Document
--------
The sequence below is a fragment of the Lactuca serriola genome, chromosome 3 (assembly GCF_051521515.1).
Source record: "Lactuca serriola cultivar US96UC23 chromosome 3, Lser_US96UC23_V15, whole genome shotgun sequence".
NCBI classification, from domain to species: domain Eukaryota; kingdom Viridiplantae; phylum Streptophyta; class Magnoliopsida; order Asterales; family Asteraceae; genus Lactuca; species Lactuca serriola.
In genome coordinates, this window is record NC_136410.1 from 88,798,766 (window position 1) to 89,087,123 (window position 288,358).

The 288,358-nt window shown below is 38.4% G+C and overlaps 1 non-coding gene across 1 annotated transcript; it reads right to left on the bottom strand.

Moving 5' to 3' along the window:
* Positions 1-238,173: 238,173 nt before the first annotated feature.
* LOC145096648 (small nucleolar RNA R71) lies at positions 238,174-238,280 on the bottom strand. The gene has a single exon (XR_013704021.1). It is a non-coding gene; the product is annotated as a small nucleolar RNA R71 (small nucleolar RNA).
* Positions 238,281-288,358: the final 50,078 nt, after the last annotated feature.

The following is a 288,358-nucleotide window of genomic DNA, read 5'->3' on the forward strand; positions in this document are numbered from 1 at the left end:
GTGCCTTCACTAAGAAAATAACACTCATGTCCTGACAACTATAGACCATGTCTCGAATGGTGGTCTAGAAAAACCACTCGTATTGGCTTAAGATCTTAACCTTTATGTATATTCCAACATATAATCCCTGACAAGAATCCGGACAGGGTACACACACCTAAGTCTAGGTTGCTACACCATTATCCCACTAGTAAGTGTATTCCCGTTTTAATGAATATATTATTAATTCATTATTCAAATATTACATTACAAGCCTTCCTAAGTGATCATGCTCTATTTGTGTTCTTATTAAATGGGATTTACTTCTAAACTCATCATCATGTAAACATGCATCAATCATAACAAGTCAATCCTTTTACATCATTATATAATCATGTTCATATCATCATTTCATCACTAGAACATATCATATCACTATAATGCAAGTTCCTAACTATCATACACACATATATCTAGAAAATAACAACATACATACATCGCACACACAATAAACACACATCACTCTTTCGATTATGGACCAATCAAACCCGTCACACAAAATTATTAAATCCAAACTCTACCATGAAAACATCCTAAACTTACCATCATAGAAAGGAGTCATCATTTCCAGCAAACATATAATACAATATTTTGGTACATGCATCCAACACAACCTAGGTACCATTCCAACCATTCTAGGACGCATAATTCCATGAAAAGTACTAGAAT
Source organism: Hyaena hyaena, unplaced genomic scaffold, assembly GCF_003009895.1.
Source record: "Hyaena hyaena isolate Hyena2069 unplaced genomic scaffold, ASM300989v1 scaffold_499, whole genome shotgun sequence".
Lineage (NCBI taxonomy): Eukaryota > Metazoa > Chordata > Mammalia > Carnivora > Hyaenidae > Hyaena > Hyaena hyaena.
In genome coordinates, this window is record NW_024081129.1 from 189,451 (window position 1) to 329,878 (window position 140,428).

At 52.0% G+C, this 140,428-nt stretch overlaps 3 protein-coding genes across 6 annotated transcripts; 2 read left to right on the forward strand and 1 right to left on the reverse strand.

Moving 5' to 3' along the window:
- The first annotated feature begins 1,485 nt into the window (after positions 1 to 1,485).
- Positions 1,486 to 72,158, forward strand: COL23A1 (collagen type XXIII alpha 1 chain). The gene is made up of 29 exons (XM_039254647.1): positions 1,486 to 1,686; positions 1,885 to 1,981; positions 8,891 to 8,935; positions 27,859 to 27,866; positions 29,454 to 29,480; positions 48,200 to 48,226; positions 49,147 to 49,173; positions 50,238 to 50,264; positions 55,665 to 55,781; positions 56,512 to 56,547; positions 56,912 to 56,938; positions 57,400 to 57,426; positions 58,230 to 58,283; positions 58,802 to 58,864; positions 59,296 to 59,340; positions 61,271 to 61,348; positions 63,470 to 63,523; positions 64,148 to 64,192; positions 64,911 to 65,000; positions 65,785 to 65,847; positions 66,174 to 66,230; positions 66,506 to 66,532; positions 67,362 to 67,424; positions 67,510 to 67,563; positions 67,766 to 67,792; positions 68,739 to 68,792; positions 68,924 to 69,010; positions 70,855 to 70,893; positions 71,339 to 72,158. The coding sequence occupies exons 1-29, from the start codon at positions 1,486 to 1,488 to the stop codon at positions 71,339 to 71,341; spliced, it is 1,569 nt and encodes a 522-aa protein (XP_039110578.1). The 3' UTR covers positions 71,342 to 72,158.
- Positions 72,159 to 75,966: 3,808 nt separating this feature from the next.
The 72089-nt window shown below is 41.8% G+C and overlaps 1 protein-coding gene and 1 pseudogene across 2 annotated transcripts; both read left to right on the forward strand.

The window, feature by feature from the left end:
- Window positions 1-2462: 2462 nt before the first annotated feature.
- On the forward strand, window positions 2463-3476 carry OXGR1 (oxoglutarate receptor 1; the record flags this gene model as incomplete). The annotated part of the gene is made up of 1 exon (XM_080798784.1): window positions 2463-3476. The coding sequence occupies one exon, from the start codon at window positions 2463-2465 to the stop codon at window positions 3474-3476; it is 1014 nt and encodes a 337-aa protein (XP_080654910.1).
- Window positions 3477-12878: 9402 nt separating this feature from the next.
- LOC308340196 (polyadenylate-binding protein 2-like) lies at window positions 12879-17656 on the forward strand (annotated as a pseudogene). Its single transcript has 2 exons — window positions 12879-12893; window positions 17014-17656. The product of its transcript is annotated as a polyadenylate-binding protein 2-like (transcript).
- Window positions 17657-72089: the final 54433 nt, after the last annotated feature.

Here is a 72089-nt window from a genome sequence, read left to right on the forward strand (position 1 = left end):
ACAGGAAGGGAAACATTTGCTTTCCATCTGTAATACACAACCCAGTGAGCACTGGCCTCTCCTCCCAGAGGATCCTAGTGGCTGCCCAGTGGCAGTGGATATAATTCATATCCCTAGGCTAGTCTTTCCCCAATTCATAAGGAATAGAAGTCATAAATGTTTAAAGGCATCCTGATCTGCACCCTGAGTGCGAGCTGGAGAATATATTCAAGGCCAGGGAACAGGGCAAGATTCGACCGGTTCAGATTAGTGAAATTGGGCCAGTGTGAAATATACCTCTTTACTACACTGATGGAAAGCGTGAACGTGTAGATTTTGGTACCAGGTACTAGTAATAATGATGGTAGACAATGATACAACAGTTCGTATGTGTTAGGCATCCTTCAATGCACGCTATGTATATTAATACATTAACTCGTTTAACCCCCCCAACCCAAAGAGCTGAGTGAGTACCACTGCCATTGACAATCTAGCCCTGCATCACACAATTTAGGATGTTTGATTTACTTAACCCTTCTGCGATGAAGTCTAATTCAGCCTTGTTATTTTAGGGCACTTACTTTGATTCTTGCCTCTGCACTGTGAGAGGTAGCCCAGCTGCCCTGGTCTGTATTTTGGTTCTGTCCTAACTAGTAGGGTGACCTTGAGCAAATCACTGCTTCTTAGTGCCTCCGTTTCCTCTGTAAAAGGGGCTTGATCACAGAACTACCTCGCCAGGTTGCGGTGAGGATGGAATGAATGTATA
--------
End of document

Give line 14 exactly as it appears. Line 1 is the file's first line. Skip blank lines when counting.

Lineage (NCBI taxonomy): Eukaryota > Metazoa > Chordata > Mammalia > Carnivora > Hyaenidae > Hyaena > Hyaena hyaena.